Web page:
Weighing over 250-pounds, she is very hard to miss. Although her presence takes on quite a few variations, she can be easily recognized by a handful of defining attributes. Other than her enormous size, she is more than often of a darker skin complexion, she is typically taking part in a conversation that is either confrontational or embarrassing and her best line is often little more than a sassy "Mmmm hmmm." This caricature, playing on stereotypes of large black women as rambunctious and sometimes aggressive, has been showing up for some time in black television sitcoms like "The Parkers" and movies like “Norbit” often have directors and writers who are black themselves. With black directors and producers giving more acceptability to the character, she is starting to appear more and more often. Despite the popularity of such characters among blacks themselves, some find these images of big black woman to be troublesome because they are exploiting a cultural divide that still exists between whites and blacks.
For decades, stereotypical portrayals of blacks have drawn criticism from civil rights groups. Some of the earliest and most iconic examples of blacks on television like Florida Evans, the mother on Good Times; Louise Beavers as Beulah showed blacks in passive, subservient roles that recall the days of slavery. Black women who had leading roles on television sitcoms were often dark-skinned, sassy, loud and over-weight. Those images have been toned down over the years and are no longer as overtly stereotypical as they once were. Today, the freer use of overweight black women in comic situations suggests a welcome change that reflects a broader acceptability of black people in the media. But others find the recurring u...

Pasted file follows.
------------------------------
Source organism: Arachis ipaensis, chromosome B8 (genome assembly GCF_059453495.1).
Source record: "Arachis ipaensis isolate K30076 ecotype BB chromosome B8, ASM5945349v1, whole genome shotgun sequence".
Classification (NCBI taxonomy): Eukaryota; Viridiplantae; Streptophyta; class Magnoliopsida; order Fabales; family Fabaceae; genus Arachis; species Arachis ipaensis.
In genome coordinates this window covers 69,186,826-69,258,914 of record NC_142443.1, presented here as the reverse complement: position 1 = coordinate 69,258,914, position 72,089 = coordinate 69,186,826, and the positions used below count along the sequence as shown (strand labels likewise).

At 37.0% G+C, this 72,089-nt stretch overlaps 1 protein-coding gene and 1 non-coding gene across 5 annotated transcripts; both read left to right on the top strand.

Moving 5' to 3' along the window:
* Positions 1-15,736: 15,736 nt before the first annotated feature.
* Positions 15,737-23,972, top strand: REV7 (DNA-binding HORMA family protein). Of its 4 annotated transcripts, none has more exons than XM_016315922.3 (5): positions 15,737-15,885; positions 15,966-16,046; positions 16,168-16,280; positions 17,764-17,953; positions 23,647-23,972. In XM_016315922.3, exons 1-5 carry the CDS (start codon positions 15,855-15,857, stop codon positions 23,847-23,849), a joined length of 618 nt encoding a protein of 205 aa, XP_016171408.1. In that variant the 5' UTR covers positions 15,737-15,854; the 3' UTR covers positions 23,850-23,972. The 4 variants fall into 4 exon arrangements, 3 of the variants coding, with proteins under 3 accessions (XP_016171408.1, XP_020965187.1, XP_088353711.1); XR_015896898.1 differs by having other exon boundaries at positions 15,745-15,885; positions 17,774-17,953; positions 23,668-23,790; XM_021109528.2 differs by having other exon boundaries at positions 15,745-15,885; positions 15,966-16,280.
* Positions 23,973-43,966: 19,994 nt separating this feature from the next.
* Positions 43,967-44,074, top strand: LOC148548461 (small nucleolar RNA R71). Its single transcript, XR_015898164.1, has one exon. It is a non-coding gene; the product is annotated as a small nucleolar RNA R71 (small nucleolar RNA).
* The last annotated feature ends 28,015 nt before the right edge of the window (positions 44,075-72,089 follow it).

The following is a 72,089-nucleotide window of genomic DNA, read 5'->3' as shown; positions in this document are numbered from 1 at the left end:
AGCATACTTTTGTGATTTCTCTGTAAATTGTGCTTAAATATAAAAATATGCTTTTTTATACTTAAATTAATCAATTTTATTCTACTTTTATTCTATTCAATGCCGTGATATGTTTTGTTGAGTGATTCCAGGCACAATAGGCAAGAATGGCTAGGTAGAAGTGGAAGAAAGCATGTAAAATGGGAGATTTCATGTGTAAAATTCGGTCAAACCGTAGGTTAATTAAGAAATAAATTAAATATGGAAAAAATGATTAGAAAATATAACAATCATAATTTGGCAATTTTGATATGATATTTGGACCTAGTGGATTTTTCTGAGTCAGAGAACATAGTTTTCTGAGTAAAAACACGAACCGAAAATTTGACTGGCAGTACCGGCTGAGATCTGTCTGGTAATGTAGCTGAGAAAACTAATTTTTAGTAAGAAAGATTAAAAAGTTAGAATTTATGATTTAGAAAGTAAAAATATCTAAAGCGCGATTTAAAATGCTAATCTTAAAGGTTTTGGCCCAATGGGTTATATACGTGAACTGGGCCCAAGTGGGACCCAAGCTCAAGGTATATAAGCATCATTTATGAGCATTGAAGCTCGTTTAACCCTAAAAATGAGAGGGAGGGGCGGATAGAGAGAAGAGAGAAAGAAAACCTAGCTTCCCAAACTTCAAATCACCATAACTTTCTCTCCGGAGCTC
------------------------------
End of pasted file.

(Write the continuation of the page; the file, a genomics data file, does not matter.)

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...n people are being diagnosed with type II diabetes every day. It is important for people to try and educate our young people about the risks of having a poor diet and being seriously over-weight. I believe that the way that large black women are portrayed on television and in film does indeed have an effect on the way that they are seen in the black community. Images of large black women and the roles that they play on television sitcoms and movies feed into many stereotypes that evolved hundreds of years ago during slavery. It is very sad to say that we as black people, in a way, keep ourselves from getting ahead by continuing to accept these demeaning characters into our homes every day. Not all large black women are desperate, loud, easy and overly dramatic; but unless you have or have had a personal relationship with a large black woman you would not know that.
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